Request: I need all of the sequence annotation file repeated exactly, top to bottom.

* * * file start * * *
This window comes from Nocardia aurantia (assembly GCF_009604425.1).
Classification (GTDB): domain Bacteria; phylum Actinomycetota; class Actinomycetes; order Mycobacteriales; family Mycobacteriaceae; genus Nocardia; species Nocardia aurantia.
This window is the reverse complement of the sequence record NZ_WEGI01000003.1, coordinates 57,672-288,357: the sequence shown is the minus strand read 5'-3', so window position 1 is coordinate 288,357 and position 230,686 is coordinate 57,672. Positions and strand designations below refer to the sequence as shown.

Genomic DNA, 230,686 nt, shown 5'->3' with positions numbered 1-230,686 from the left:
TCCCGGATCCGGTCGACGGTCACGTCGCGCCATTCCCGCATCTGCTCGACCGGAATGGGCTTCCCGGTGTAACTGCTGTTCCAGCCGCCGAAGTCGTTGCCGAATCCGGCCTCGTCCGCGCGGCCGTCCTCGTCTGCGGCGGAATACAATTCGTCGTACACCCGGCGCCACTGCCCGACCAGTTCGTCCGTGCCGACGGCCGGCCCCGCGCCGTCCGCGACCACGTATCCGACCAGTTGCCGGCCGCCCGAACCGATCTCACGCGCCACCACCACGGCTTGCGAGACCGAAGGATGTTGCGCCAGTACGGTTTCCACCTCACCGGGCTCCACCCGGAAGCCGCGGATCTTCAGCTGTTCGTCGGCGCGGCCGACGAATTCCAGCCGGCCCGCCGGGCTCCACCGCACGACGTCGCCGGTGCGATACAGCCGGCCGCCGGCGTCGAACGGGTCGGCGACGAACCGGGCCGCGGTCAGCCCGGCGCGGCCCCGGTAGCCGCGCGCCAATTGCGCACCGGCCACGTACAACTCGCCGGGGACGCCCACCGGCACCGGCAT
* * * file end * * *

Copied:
This window comes from Nocardia aurantia (assembly GCF_009604425.1).
Classification (GTDB): domain Bacteria; phylum Actinomycetota; class Actinomycetes; order Mycobacteriales; family Mycobacteriaceae; genus Nocardia; species Nocardia aurantia.
This window is the reverse complement of the sequence record NZ_WEGI01000003.1, coordinates 57,672-288,357: the sequence shown is the minus strand read 5'-3', so window position 1 is coordinate 288,357 and position 230,686 is coordinate 57,672. Positions and strand designations below refer to the sequence as shown.

Genomic DNA, 230,686 nt, shown 5'->3' with positions numbered 1-230,686 from the left:
TCCCGGATCCGGTCGACGGTCACGTCGCGCCATTCCCGCATCTGCTCGACCGGAATGGGCTTCCCGGTGTAACTGCTGTTCCAGCCGCCGAAGTCGTTGCCGAATCCGGCCTCGTCCGCGCGGCCGTCCTCGTCTGCGGCGGAATACAATTCGTCGTACACCCGGCGCCACTGCCCGACCAGTTCGTCCGTGCCGACGGCCGGCCCCGCGCCGTCCGCGACCACGTATCCGACCAGTTGCCGGCCGCCCGAACCGATCTCACGCGCCACCACCACGGCTTGCGAGACCGAAGGATGTTGCGCCAGTACGGTTTCCACCTCACCGGGCTCCACCCGGAAGCCGCGGATCTTCAGCTGTTCGTCGGCGCGGCCGACGAATTCCAGCCGGCCCGCCGGGCTCCACCGCACGACGTCGCCGGTGCGATACAGCCGGCCGCCGGCGTCGAACGGGTCGGCGACGAACCGGGCCGCGGTCAGCCCGGCGCGGCCCCGGTAGCCGCGCGCCAATTGCGCACCGGCCACGTACAACTCGCCGGGGACGCCCACCGGCACCGGCAT